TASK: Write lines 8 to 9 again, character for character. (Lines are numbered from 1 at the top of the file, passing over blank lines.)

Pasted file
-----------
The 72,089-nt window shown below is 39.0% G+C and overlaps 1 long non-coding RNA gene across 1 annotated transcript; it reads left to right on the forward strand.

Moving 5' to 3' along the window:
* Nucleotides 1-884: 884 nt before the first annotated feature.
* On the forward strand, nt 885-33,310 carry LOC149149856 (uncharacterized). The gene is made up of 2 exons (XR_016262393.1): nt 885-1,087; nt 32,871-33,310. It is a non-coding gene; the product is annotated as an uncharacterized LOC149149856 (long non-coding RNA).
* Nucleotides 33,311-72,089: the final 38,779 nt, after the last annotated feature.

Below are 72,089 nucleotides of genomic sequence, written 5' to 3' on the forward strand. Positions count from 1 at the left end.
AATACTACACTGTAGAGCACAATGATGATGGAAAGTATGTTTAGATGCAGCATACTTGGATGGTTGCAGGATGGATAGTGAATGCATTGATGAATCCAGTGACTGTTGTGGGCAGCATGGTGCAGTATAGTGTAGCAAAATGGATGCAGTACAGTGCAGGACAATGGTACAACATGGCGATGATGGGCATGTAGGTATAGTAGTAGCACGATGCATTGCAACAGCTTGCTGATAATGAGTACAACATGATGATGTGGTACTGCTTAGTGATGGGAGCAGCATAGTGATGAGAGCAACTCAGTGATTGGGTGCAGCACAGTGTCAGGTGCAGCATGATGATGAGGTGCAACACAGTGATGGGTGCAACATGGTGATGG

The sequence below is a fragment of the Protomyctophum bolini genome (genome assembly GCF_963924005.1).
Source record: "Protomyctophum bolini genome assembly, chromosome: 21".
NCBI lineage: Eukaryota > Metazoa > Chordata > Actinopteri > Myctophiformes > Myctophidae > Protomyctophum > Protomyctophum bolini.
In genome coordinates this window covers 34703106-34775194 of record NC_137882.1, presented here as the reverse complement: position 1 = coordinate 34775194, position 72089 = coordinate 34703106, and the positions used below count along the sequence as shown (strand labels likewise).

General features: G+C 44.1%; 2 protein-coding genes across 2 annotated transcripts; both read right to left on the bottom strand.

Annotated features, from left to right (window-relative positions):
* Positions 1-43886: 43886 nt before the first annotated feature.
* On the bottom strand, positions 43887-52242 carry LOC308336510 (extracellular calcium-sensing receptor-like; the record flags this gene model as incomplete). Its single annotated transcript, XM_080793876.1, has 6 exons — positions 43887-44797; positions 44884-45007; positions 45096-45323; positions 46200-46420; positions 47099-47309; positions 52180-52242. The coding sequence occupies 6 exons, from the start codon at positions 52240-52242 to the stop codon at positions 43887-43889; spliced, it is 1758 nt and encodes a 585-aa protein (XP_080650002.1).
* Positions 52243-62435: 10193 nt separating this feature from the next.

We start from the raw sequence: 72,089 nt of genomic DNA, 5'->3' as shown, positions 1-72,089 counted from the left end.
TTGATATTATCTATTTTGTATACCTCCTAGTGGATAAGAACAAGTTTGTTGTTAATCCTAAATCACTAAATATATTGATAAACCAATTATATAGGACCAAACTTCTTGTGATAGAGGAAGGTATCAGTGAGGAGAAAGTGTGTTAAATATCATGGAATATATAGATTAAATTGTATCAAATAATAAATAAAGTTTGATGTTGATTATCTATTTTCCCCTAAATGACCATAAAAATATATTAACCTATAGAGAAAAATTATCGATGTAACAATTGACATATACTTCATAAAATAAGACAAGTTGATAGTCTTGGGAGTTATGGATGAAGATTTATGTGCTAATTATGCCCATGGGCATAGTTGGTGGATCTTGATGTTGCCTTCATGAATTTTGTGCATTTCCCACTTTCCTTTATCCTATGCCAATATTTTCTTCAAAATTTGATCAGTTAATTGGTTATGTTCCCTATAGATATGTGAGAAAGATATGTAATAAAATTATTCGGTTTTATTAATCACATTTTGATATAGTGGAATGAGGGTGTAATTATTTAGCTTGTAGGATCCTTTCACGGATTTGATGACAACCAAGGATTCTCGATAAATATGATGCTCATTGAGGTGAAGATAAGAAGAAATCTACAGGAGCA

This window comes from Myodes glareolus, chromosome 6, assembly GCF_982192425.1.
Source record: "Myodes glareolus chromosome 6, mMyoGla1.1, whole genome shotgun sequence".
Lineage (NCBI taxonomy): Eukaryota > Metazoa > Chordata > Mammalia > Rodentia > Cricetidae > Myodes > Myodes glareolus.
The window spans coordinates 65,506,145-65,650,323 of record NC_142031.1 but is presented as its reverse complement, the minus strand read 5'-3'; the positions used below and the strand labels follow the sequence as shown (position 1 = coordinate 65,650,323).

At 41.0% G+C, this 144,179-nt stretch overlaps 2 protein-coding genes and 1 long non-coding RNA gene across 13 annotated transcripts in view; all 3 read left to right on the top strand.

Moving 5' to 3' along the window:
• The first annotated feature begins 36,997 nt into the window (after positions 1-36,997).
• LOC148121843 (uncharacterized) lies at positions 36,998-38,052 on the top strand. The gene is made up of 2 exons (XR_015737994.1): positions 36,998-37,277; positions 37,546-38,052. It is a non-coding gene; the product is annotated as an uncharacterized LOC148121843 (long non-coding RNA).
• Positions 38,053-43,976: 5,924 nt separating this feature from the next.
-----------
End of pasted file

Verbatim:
The sequence below is a fragment of the Protomyctophum bolini genome (genome assembly GCF_963924005.1).
Source record: "Protomyctophum bolini genome assembly, chromosome: 21".